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Life Before Photoshop: Kawasaki Shoot

Look Ma, no Photoshop.


Look Ma, no Photoshop.

Back in the old days, when I was shooting film (that would be right after fire was invented), I never thought anything about shooting everything “in the camera”. I didn’t think anything about it because there were no other options available. It was a way of life and that was that.

If an Art Director called me to work on a project, he expected me to come up with whatever solution there was to come back with a great photo. If I couldn’t do it, there were plenty of other top shooters that could. Sometimes his job and certainly my reputation was on the line. That old adage that you were only as good as your last photo was true, at least in the eyes of most advertising agencies across the country.

The key was to give the agency just enough of your idea to “wet their whistle”. If you gave them too much, they might take your ideas and pass them along to another photographer who charged less…sound cheesy? It was, but that’s the way it went way back when.

A big part of my love for photography was in the planning stages. That’s where all the crazy ideas came from. That’s when I thought up as many ideas as I could, because most of them were not feasible. Thinking up ideas in the studio, and making them happen on location were two different animals.

In my online class with the PPSOP, and in my “Stretching Your Frame of Mind” workshops I conduct around the planet, I want my students to do as much in the camera as they can. That’s where the challenge is, not in front of a computer with the help of Photoshop. I want them to become good photographers, not good computer artists.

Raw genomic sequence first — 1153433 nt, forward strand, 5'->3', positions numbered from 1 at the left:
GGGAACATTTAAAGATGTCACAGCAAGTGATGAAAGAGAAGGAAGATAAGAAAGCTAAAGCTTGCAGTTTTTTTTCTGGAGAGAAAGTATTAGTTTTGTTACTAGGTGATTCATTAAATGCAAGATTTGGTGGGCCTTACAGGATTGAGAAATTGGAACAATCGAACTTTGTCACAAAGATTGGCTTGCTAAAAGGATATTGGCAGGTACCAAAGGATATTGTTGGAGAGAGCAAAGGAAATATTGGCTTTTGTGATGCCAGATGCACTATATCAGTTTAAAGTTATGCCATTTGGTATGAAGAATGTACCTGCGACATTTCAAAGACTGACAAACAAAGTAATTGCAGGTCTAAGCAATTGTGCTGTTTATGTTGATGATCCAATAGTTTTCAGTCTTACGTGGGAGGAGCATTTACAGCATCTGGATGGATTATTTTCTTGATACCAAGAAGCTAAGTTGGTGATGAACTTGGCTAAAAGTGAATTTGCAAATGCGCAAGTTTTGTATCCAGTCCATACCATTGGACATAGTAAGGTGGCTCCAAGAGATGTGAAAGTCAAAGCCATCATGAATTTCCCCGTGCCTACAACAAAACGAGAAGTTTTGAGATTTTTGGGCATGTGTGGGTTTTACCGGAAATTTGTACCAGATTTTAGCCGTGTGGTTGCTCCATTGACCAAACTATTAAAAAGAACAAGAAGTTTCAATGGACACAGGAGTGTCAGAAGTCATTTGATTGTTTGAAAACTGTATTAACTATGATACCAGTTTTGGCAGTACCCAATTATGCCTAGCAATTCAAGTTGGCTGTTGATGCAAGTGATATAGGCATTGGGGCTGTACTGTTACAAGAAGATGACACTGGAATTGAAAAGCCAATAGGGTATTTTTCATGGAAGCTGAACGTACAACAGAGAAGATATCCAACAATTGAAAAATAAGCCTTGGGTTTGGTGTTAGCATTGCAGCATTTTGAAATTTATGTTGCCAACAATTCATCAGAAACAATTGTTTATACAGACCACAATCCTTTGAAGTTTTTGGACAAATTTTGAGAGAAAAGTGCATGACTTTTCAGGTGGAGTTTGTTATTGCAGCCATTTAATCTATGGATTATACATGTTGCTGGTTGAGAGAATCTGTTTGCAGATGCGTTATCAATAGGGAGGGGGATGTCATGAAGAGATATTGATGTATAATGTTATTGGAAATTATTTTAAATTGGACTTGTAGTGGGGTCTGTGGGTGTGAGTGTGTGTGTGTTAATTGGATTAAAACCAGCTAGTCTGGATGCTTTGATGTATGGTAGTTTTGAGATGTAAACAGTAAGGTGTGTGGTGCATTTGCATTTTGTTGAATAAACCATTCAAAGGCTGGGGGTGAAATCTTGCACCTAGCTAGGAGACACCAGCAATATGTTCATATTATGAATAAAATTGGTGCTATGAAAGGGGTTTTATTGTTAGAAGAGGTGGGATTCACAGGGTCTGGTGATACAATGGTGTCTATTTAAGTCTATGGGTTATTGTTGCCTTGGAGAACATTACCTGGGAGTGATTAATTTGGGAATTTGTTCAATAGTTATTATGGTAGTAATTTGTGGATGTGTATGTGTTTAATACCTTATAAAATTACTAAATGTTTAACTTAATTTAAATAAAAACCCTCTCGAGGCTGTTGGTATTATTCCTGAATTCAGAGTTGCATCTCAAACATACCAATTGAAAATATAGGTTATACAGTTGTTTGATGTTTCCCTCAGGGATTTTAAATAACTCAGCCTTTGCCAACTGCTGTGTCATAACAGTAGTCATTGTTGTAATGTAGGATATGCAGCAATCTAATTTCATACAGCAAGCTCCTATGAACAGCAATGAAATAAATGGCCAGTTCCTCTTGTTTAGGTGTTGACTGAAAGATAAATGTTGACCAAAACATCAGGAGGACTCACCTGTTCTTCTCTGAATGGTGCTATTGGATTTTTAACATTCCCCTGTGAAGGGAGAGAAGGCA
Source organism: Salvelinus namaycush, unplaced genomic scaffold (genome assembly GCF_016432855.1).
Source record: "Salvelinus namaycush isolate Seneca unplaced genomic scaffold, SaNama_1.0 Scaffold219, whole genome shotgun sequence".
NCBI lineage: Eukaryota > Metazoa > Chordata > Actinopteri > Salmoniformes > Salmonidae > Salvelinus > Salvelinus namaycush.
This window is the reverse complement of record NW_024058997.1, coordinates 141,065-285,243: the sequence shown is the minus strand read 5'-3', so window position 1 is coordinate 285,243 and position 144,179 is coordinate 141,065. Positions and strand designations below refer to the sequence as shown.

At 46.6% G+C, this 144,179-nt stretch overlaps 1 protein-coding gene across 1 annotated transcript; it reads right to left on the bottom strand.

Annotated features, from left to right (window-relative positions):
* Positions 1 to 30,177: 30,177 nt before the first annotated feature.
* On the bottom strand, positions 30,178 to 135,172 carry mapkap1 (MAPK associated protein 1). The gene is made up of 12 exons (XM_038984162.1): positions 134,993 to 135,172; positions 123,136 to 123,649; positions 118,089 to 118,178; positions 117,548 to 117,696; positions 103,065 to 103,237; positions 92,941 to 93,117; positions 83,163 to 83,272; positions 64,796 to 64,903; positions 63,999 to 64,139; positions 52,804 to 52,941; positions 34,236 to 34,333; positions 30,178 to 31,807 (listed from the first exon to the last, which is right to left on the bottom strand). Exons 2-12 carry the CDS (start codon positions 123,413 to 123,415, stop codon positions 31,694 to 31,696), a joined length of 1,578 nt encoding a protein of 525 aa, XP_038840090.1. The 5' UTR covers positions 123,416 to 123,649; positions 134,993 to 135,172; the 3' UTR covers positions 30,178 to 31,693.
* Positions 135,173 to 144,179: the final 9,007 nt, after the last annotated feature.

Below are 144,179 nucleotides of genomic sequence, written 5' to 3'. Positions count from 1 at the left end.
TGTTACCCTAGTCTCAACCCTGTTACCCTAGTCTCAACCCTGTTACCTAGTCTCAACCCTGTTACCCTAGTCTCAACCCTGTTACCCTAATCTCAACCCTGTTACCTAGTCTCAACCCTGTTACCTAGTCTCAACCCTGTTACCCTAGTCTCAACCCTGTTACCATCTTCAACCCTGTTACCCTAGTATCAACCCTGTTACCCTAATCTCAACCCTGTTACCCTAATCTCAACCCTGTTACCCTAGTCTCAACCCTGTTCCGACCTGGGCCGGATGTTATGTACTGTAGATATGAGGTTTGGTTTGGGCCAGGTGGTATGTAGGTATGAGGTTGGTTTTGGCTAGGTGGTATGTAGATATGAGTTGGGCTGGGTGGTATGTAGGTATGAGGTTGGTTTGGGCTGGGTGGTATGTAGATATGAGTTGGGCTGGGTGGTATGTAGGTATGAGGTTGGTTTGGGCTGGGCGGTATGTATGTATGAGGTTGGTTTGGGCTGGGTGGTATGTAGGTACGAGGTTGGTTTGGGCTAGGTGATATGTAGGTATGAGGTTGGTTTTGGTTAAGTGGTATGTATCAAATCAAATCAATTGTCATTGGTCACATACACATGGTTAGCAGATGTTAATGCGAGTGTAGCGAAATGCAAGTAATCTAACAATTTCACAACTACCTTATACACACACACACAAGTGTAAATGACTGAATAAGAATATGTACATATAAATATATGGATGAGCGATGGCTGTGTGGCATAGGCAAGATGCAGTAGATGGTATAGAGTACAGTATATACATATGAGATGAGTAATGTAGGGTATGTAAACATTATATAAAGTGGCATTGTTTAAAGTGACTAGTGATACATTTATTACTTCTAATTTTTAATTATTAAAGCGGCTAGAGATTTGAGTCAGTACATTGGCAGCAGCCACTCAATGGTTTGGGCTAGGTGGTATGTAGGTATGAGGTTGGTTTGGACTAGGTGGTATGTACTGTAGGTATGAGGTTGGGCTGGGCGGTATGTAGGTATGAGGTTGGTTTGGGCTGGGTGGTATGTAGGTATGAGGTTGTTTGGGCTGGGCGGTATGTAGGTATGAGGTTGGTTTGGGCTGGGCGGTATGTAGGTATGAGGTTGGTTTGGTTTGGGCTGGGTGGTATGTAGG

Coming up with an idea in your imagination, and seeing it become a reality is the best feeling in the world…well almost the best feeling!!!

In the above photo taken for Kawasaki, the Art Director wanted the feeling of speed, and taken from the point of view of the person riding the four-wheeler. I decided on the huge forests in the Pacific Northwest because of all the trails designated for those machines. Once there, my assistants helped me rig my camera with a 20mm lens on it to my chest with a whole lot of duct take so that It was ‘hands-free’. I ran a long electronic cable release from the camera, up my sleeve to my hand inside the glove.

As I was driving through all the trails, I was firing my motor drive at the same time. I shot just about every combination of shutter speed and aperture as I could so we would have choices in the amount of blur and motion. It was great fun!!!! A lot more fun than the quick and easy way it would probably be done now. It would either be done on a blue screen in a studio, or we would just sit the four-wheeler on a path, shoot it, and add the motion and speed in post production…HOW BORING!!!!!

Visit my website at: www.joebaraban.com and check out my 2013 workshop schedule at the top of this Blog. Come shoot and have fun with me sometime.

Don’t forget to send a photo and question to: AskJoeB@gmail.com.

JoeB

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    { 2 comments… add one }
    • Gary Thursby April 5, 2013, 1:27 am

      Hey Joe! 
      I think it’s really cool you taped the camera to your chest firing it remotely. Proves cameras are just tools to create our visions and not something to put on a pedestal and lust over! Ohh I want the camera with the red dot on it, hardly ever shoot it and then take boring photos with it. The speed of the quad and slower shutter speed really gives a sense of energy, excitement and motion. I like it!

      • Joe April 6, 2013, 9:05 am

        Thanks Gary,

        It’s sooooo much fun to create an idea in your head on the spot, then make it happen in the camera. Plus the fact that you’ve actually accomplished something. In my opinion far better than sitting in front of a computer to do the same thing….boring!!!!!!!!

        I’m only interested in being a great photographer, not a great digital/computer artist.

        JoeB

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